Sunday, May 31, 2009

Trek Demo Day

Trek rolled into town today - town being St. Edward State Park, my local woods - to let the masses test ride various Trek and Gary Fisher bikes.  They don't have every model available, but a decent sampling of road and mountain bikes to try out.  These gigs are always fun, 'cause you can test ride for real - on actual trails - for mountain bikes anyway.  Trek dudes probably wouldn't be happy with you 'cross testing a new Madone - though those were available for test rides as well.  Stick to the pavement on the Madone, even if Lance occasionally field tests one.

Speaking of Trek dudes, my pal Kurt, is the local Trek rep - nice guy and always gives me advanced warning the Trek truck is headed this way.  Kurt and I used to be neighbors, he's since moved out to a more rural location.  After knowing Kurt, I almost feel guilty not riding a Trek myself.  I try to increase the bike karma by letting a bunch of folks know the demo is on its way.

Son Ian, neighbor Dan, and yours truly rode over to check things out. Dan, recreational rider and Whistler downhill guy, wanted to check out some long travel bikes.  Me, XC geek and wanna-be roadie, always interested in the more race oriented stuff.  Ian doesn't care - he just wants to ride.  Super nice day and a pretty good turn out.  The Trek dudes were busy for sure.

Red shirt Kurt giving the Trek lowdown.

People kicking tires and mentally checking bank accounts.  Guy in back mocking me is old mountain bike pal, Tom - from the BBTC days.

I took this Trek 69er single speed for a nice romp.  26" rear wheel, 29" front wheel and count 'em, one gear.  My second whole ride on a single speed and I can see why people like 'em - well, some people.  I found myself riding faster on this then my own bike - you have no choice.  Stand up and crank away as required.  Light and snappy too. Huge fun.  My local trails are perfect for this bike.  If I had the dough, would add one to the garage.  Use it as my only mountain bike?  No way.  For some rides though, would be great.  Please send money.

This bike was sweet also.  5" travel carbon EX, perfect do everything bike.  Use this as my only mountain bike?  No problem.  I enjoyed the test ride and thought it was 4" travel bike, until Kurt corrected me. That's how well it pedaled and climbed.  Super nice, all around mountain bike.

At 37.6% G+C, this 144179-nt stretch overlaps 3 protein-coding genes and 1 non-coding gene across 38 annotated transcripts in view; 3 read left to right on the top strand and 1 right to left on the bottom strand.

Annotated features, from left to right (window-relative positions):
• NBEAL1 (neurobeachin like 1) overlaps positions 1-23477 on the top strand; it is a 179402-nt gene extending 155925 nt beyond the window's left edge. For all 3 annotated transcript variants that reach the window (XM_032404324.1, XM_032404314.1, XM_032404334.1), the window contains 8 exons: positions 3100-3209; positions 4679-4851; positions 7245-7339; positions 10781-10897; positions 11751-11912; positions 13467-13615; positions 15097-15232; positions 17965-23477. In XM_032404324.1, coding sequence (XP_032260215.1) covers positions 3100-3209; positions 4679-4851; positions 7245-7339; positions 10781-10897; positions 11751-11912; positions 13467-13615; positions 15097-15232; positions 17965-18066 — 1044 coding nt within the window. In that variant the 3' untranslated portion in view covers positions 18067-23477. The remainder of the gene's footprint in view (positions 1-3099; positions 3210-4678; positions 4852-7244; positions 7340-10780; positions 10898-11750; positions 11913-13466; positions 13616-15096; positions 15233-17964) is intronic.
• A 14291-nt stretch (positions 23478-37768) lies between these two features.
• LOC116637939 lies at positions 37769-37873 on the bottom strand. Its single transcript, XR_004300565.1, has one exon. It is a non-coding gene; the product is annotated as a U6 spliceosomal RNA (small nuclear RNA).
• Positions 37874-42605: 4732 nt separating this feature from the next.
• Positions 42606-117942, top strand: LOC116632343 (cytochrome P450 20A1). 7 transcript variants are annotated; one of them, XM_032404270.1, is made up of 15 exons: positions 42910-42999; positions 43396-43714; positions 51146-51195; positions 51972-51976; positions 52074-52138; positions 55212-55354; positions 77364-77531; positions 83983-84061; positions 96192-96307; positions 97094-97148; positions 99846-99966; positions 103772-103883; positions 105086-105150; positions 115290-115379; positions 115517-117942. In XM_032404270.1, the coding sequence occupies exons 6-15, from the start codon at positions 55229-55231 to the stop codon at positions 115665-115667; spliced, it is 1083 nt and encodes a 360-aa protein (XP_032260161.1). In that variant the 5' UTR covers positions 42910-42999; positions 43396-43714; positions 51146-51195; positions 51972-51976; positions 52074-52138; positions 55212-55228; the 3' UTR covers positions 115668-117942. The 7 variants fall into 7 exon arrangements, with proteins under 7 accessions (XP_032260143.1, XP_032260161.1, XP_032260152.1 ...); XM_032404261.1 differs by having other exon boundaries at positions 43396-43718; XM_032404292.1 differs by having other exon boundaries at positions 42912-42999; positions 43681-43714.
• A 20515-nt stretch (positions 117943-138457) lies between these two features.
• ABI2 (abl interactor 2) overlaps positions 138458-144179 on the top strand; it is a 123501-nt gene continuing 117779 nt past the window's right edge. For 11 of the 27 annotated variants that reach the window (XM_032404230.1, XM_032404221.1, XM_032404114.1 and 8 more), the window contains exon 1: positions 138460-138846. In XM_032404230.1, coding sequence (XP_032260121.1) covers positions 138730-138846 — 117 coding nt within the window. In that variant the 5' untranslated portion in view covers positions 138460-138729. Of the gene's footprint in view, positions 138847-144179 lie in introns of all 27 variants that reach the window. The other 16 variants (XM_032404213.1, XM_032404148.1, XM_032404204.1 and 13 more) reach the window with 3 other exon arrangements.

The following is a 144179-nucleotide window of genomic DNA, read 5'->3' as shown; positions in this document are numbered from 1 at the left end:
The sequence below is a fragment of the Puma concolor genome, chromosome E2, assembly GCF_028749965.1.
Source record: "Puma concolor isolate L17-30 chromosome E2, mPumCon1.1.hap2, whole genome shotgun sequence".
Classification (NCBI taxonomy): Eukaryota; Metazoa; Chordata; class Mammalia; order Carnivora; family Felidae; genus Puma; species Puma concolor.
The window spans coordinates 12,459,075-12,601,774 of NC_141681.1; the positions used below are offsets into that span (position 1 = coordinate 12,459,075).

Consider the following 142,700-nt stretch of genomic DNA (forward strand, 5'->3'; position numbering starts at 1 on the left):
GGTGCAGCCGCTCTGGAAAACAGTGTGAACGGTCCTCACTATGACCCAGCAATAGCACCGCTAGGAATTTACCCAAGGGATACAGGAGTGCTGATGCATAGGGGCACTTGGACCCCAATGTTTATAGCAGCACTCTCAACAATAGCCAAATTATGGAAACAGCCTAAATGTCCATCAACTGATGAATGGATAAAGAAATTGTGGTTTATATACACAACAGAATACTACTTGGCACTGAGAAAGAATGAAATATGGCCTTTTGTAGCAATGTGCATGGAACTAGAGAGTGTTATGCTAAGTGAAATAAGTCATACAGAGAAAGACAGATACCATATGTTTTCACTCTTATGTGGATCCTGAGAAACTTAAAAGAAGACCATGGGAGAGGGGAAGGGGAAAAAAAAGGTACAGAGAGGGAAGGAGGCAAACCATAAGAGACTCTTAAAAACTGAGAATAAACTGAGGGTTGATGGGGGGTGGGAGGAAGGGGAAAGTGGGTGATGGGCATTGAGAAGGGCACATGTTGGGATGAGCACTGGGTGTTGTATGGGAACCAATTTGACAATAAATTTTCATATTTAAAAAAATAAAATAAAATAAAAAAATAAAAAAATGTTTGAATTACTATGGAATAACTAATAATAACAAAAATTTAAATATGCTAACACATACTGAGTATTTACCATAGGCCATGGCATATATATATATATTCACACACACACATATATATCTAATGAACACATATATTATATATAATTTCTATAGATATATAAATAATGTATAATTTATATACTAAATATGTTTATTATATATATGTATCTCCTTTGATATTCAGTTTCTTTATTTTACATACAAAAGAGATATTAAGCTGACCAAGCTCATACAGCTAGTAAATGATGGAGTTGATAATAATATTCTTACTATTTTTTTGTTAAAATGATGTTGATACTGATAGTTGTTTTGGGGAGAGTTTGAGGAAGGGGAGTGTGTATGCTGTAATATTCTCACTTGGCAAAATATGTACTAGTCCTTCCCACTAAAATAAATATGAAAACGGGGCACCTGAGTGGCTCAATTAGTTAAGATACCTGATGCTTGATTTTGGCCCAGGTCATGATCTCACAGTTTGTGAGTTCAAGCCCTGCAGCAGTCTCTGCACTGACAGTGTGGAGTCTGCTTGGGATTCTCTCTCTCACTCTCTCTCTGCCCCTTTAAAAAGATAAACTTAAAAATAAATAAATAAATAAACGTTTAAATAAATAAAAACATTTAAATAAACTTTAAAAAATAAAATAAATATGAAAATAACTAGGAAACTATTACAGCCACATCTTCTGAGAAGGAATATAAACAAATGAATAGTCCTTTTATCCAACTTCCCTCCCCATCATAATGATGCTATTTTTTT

Ian cruising the trails with us.  He's always climbed well, but lately has been getting much faster overall.

Neighbor Dan checking out the long travel Session model Trek.  8" travel fork complete overkill for these trails, but perfect for Whistler.

Ian and I mug for the camera.  In a few years, I'll be chasing him.

Yet another fun day in our local woods - riding with friends, checking out new bikes, and just general two wheel, good clean fun.  People who don't ride have no idea what they're missing.

Over and out.....

Saturday, May 30, 2009

Redhook Ramble

Friday was the last day of the Group Health Commute Challenge.  To celebrate, some coworkers involved with the challenge met for lunch to yak about bikes and riding in general. It's cool to connect with people you work with - at something not work related.  Every company I've worked at, we had a some bike related fun involved.  I'll will take some credit for that.  I seem to get people involved with bikes once I'm around 'em enough.

My 10 member Nordstrom corporate team, Team Jerkcx, did pretty well this year.  At the moment, out of 1200+ teams, we're in 10th place for mileage and 50th place for days biked.  As the smoke clears and people enter their final mileage, that may change a bit - but overall, not shabby at all.  We had 10 teams signed up for Nordstrom, with 90+ people riding, our best year ever.  Now we just need, ahem, some actual corporate involvement.

Later on Friday afternoon, some of us cut out a little early and rode from our office in Seattle to the Redhook Brewery in Woodinville - a nice cruise on the Burke-Gilman and Sammamish River Trail.  The "Redhook Ramble", brain child of Gerry Grimm, coworker and fellow rider, is something we try to pull off at least twice a summer. Depending on who shows up, it can turn into the "Redhook Rumble" with some drafting and sprinting involved.  Fun stuff.

Redhook brews their own beer, good food, outside seating - all right off the Sammamish River Trail.  A great place to end a ride.

Reynold and his girl Holly.  Reynold did a killer job on my team.  Not one missed riding day and 700+ commuting miles for the month.  Holly rode with a team for AT&T, cranking out 800+ commuting miles for the month.  She had a bet with Reynold that she'd kick his ass - and she did.  Cool people.

Phil and Gerry, captains of two other Nordstrom teams - provided some friendly competition.  Gerry's team has grabbed the high mileage crown for a few years in a row.  Not this year, my team has taken that honor - heh, heh. Gerry's team did however score the most days biked.  Phil and I have almost identical commutes and share rides home often.  Nice guys and fun to ride with.

After the Redhook "Off-Site Team Building Meeting", I hopped back on my bike for the ride home.  Combined with my usual commute, a 50+ mile day.  Pretty good for a work day - no?

Thursday, May 28, 2009

Bike To Work Month Continues